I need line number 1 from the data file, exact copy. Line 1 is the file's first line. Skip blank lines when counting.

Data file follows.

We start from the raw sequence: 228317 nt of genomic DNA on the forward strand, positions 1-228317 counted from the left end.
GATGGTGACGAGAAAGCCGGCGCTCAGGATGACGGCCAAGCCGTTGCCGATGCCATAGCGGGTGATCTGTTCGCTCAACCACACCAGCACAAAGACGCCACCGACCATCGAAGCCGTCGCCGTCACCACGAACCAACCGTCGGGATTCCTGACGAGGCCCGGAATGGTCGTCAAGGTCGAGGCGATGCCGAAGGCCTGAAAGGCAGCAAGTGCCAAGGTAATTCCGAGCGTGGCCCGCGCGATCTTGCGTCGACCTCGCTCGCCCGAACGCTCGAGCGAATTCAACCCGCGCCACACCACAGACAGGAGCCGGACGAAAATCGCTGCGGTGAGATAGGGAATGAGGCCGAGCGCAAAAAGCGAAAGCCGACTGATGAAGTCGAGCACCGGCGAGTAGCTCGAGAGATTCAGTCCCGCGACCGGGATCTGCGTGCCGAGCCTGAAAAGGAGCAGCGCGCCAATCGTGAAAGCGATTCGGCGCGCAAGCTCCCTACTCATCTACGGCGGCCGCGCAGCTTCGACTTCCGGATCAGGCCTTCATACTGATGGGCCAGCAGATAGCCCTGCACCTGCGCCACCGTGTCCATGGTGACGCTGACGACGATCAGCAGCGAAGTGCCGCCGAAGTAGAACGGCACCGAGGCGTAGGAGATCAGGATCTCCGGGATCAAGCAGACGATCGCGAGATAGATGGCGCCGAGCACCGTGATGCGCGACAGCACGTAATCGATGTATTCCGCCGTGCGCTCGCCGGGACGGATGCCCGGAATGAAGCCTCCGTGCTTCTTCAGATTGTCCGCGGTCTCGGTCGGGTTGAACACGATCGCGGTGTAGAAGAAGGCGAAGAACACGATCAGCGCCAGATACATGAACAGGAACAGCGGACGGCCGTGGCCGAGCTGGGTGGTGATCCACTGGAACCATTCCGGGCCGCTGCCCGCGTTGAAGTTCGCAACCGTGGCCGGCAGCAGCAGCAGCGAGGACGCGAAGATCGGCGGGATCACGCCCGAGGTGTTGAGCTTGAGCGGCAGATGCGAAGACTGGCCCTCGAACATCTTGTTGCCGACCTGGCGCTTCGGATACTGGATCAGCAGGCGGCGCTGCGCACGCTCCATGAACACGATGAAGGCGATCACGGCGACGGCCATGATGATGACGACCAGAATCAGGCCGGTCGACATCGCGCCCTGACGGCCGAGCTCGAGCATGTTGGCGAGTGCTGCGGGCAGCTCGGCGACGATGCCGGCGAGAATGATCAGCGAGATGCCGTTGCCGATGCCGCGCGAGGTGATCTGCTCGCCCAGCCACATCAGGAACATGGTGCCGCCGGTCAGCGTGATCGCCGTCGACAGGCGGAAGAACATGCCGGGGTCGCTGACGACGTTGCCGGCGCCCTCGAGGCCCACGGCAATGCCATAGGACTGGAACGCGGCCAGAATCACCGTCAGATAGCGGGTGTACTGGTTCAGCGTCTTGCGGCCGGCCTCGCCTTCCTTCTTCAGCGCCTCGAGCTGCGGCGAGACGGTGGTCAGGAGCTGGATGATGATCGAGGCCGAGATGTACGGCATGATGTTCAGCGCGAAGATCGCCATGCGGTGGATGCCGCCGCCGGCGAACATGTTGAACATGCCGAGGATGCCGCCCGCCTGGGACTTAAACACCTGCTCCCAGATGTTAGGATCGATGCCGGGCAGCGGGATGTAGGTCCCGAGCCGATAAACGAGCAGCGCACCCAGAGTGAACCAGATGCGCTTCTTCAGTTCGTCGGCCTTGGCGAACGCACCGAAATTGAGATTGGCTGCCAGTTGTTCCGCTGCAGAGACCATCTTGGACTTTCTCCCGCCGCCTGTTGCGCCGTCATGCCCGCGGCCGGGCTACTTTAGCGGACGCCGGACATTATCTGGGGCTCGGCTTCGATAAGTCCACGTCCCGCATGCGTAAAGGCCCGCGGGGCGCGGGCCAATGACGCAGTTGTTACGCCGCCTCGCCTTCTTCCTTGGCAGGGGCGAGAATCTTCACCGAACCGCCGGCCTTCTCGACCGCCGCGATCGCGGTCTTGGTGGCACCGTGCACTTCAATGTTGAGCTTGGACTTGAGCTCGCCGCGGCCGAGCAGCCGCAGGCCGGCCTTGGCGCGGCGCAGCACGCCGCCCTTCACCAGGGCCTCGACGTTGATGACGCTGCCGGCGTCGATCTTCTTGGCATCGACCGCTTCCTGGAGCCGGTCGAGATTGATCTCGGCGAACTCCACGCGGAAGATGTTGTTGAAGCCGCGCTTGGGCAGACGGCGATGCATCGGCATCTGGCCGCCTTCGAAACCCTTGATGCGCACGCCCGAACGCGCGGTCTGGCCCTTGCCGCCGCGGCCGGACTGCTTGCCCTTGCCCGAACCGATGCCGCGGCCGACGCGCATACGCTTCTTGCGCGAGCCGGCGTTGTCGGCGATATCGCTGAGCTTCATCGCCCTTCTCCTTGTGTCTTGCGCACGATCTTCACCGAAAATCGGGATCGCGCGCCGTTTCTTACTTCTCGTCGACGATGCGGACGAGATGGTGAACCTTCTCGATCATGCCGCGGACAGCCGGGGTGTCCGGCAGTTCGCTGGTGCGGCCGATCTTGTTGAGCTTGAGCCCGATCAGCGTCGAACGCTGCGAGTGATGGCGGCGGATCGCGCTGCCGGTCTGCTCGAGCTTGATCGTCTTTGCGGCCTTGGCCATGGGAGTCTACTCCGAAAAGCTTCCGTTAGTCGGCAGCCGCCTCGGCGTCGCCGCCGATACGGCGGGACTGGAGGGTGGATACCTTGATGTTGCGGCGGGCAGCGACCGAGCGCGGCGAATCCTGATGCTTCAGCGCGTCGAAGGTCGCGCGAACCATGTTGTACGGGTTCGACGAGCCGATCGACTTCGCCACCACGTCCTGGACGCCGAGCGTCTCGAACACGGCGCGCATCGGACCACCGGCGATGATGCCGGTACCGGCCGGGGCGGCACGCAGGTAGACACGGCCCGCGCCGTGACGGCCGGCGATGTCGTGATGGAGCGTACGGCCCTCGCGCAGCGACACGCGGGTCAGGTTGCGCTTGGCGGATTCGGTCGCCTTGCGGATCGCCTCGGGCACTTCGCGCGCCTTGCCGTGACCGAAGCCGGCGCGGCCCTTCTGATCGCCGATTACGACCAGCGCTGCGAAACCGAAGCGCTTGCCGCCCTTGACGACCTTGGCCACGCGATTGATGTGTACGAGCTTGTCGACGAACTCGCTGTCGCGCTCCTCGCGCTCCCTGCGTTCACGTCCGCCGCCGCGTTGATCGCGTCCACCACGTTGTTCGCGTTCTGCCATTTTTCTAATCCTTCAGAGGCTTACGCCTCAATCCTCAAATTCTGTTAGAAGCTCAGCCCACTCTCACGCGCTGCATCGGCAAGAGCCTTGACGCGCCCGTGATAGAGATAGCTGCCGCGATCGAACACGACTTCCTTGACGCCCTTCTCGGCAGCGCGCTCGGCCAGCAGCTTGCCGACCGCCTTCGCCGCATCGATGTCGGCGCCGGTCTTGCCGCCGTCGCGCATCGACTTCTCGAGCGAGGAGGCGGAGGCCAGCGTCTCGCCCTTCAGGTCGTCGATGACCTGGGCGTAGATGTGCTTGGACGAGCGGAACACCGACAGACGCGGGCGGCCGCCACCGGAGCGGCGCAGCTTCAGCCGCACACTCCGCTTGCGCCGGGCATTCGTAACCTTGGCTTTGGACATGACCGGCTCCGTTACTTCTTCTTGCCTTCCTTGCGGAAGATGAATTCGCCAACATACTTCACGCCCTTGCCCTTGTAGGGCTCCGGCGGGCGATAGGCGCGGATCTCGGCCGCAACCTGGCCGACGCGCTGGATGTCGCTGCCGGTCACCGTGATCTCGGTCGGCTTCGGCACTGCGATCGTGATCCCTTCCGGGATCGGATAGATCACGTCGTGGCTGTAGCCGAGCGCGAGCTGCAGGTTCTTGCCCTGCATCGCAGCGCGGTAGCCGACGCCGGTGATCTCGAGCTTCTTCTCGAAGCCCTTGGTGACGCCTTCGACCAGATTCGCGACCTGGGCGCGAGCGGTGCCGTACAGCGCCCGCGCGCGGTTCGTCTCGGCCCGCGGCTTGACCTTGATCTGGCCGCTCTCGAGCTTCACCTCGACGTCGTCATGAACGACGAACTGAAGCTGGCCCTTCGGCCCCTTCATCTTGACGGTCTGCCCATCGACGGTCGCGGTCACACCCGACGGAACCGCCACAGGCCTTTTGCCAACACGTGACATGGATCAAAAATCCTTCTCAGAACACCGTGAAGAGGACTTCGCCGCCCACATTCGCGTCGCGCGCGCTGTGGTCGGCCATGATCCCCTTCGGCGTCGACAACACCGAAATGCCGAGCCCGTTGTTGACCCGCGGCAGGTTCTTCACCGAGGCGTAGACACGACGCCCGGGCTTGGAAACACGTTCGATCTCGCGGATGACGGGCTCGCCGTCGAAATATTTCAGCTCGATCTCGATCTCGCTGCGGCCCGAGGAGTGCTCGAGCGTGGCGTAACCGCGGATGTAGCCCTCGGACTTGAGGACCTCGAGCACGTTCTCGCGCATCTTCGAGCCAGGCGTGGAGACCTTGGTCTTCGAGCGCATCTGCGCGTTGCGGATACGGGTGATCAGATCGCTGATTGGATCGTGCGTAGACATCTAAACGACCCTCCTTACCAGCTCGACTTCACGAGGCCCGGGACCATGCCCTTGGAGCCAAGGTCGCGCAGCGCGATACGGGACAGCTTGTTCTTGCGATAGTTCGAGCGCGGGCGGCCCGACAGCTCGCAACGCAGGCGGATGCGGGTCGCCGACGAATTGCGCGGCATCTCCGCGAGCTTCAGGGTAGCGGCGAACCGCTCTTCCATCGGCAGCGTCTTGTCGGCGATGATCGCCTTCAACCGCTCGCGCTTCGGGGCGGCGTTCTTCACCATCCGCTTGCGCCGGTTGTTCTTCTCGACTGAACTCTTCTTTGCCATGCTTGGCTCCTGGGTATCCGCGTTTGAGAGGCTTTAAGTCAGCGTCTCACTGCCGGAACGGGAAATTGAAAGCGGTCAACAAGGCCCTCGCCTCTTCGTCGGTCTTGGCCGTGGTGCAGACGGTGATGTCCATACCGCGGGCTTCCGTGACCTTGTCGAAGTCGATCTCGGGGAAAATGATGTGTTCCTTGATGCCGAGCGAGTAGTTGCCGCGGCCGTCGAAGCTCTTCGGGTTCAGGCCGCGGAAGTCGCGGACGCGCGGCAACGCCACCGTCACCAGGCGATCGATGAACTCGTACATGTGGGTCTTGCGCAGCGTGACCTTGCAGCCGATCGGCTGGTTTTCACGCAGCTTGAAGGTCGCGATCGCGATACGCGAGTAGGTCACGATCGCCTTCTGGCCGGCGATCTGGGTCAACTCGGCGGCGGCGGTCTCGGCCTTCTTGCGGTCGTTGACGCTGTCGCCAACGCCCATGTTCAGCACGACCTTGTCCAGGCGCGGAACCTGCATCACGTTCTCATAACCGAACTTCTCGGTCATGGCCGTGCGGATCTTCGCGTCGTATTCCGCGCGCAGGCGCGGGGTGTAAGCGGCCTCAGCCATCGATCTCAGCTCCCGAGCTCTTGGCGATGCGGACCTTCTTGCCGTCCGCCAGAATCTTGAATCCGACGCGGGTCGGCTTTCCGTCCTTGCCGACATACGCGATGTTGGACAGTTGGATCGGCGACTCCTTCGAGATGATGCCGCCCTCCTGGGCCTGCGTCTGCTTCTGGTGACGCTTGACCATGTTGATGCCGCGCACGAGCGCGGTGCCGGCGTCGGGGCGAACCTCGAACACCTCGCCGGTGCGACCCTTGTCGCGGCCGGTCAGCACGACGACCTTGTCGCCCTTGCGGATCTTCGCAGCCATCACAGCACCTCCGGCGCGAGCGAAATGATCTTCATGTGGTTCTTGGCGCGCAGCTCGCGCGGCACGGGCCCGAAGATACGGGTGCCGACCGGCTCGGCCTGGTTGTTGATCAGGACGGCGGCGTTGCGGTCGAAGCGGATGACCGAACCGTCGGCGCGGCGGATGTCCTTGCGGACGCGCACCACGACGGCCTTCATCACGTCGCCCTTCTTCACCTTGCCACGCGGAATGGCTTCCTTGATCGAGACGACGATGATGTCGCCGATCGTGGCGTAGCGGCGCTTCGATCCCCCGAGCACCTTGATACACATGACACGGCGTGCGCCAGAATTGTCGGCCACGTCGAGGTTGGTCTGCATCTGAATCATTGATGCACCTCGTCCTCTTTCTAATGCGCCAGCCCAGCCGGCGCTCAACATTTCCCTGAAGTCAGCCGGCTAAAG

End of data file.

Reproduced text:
We start from the raw sequence: 228317 nt of genomic DNA on the forward strand, positions 1-228317 counted from the left end.